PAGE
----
The Year Indie Broke ● by Craig J. Clark
Much like punk rock had been around in some form for years before it came to a head – as documented in 1991: The Year Punk Broke, filmed while Nirvana was on tour in support of Sonic Youth just before the release of Nevermind – the independent film scene had been percolating for a few decades when it experienced a similar breakthrough in 1994. From the pioneering work of John Cassavetes, who burst onto the scene with 1959’s Shadows and continued forging his own path throughout the ’60s and ’70s, to ’80s success stories like John Sayles, Jim Jarmusch, Spike Lee, and Hal Hartley, independent film was a haven for those interested in telling the kinds of personal, idiosyncratic stories that studios had largely given up on. It took Steven Soderbergh’s Sex, Lies, and Videotape winning the Palme d’Or at Cannes in 1989, though, to bring about a sea change that would come to fruition just five years later.
With Sex, Lies, and Videotape, fledgling distributor Miramax Films had its first bona-fide hit, and it was soon followed by such award-winning auteur-driven fare as Neil Jordan’s The Crying Game, Jane Campion’s The Piano, and Peter Jackson’s Heavenly Creatures. The two writer/directors that Miramax heads Bob and Harvey Weinstein forged the closest ties with, though, were Quentin Tarantino and Kevin Smith. Before he hooked up with the Weinsteins, Tarantino notched one art-house hit with 1992’s Reservoir Dogs, but Smith only had an undistributed student short to his name when he arrived at the Sundance Film Festival in January 1994 with his raunchy debut feature Clerks tucked under his arm.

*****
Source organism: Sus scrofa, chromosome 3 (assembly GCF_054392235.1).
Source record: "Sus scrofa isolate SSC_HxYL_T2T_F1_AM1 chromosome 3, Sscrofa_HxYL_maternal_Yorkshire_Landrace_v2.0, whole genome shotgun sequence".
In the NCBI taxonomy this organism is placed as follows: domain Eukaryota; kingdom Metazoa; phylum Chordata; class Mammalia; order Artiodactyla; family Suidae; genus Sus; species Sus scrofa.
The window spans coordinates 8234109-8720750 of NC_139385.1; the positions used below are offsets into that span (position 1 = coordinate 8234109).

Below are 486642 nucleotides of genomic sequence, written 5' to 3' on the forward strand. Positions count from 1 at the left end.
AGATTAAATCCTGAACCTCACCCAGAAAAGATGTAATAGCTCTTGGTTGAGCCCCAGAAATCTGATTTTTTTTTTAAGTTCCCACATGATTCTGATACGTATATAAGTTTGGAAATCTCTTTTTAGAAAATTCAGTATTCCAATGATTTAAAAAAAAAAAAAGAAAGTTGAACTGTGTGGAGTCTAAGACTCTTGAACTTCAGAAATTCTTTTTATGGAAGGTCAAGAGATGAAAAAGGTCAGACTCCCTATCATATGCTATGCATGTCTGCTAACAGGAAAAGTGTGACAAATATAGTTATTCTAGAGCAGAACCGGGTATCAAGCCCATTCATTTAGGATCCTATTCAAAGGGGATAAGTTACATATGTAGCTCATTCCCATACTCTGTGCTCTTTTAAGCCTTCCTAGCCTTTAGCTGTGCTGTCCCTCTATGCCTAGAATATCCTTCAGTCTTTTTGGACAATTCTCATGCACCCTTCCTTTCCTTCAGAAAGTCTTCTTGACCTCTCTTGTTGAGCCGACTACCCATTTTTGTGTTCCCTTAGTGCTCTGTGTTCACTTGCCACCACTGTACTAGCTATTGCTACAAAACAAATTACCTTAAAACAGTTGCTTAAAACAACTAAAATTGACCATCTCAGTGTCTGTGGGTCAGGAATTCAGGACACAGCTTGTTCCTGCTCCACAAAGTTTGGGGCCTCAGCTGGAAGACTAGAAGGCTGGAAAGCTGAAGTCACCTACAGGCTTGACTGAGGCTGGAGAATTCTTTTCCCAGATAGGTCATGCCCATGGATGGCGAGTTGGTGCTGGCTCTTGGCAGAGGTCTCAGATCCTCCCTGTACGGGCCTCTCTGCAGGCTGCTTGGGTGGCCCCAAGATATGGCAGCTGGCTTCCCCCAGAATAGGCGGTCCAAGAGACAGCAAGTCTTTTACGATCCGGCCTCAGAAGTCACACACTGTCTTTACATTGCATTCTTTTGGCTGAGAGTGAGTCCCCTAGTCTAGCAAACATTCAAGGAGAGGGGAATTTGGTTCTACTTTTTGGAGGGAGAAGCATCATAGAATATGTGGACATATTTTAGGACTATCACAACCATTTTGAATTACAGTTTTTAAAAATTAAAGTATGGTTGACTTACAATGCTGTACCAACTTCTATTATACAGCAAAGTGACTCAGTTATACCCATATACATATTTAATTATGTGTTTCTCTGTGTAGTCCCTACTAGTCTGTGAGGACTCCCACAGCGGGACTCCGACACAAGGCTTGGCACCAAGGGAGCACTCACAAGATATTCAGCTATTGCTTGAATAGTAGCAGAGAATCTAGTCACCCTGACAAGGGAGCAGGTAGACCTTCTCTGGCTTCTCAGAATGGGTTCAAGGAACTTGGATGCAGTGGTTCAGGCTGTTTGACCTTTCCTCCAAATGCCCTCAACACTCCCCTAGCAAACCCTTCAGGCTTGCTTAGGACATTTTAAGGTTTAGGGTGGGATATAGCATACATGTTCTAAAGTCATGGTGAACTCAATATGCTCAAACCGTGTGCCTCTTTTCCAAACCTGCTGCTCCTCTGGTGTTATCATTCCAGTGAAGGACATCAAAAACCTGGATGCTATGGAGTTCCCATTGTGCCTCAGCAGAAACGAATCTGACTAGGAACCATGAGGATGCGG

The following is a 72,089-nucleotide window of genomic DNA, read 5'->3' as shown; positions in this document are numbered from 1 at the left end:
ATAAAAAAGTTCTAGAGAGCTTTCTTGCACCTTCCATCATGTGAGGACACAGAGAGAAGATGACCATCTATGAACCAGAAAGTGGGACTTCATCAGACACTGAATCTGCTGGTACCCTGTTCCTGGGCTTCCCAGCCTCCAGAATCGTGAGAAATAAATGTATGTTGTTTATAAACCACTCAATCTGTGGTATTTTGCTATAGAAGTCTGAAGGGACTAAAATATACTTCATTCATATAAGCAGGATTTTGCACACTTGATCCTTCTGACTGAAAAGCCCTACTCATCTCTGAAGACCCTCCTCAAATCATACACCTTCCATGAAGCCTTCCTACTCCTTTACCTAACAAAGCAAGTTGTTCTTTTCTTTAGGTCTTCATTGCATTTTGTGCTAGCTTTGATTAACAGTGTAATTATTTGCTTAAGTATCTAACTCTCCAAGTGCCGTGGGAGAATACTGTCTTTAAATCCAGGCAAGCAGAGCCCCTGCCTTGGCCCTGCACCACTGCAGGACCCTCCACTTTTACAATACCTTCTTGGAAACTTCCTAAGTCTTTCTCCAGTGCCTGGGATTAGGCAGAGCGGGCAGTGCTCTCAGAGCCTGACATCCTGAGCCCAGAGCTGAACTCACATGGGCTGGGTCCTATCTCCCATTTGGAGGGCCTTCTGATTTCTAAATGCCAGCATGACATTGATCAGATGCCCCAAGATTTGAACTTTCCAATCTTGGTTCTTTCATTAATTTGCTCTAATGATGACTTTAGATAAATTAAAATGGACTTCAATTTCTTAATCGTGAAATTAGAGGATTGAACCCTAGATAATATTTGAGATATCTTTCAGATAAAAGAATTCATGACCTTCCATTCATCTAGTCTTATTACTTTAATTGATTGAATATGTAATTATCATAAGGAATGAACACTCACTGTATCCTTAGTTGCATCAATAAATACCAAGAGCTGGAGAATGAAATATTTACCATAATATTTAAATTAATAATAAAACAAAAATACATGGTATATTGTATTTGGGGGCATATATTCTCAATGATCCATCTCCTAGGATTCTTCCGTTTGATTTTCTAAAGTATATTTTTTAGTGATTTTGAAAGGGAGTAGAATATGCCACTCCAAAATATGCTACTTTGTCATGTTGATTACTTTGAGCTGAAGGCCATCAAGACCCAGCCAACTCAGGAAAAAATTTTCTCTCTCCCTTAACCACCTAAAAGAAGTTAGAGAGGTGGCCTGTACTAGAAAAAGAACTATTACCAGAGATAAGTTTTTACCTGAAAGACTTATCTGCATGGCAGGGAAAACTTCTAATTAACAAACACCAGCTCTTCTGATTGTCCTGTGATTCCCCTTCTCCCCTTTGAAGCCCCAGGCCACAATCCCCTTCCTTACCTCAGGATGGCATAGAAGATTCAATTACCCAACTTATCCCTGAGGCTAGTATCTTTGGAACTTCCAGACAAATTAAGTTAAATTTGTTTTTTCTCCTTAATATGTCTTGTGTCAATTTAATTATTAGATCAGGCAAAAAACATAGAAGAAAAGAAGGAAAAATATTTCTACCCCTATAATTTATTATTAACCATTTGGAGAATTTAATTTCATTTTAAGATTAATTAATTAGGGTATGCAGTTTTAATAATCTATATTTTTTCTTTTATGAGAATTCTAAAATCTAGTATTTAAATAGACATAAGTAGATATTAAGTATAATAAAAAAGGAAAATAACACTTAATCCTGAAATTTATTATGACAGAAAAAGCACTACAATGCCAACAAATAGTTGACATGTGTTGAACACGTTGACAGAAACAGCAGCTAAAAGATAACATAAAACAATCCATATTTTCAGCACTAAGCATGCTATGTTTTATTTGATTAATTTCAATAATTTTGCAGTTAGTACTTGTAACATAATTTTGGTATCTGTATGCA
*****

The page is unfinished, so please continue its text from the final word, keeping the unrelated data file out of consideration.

Kevin Smith & Jason Mewes In “Clerks”
It’s a familiar story, but one that bears repeating. On black-and-white stock bought with a few maxed-out credit cards, Smith spent his nights filming with a crew made up of his friends and a cast of unknowns in the same convenience store where he toiled during the day. When the end result got accepted to Sundance, it was in competition with the likes of Lodge Kerrigan’s Clean, Shaven, Rose Troche’s Go Fish, David O. Russell’s Spanking the Monkey, and Tom Noonan’s What Happened Was…, the eventual winner of the Grand Jury Prize and the Waldo Salt Screenwriting Award that year. Smith didn’t go home empty-handed, though, since Clerks shared the Filmmakers Trophy with Boaz Yakin’s Fresh and got some much-needed momentum that took it all the way to Cannes, where it played in the International Critics Week section and received the Award of the Youth and the Mercedes-Benz Award.
Of course, the big success story at the Cannes Film Festival in 1994 was Quentin Tarantino’s Miramax-backed Pulp Fiction, which won the Palme d’Or, beating out strong competition from the likes of Nikita Mikhalkov’s Burnt by the Sun (later to win the Oscar for Best Foreign Film), Atom Egoyan’s Exotica, Krzysztof Kieslowski’s Three Colors: Red, Abbas Kiarostami’s Through the Olive Trees, and Yimou Zhang’s To Live. That paved the way for it to become a crossover hit when it went into general release, which also benefited Clerks since Miramax sent out its trailer with Pulp Fiction that fall. I suppose that makes Smith the Nirvana to Tarantino’s Sonic Youth, but there’s no question about which one went on to made a bigger impact on the culture at large.
The kind of left-field success story that could make just about anybody say, “Hey, if he could do that, I can do that,” Clerks depicts a disastrous day in the life of perpetually put-upon 22-year-old convenience store counter jockey Dante (Brian O’Halloran), who frequently laments that he isn’t even supposed to be there. Between his relationship woes – caught between his thoughtful girlfriend Veronica (Marilyn Ghigliotti) and Caitlin (Lisa Spoonauer), the cheating ex he’s still holding a torch for – and his interactions with surly video store clerk Randal (Jeff Anderson, who has the most facility with Smith’s wordy dialogue), Dante has plenty on his mind even before he decides to close the store to play hockey on the roof or attend the wake of a former classmate.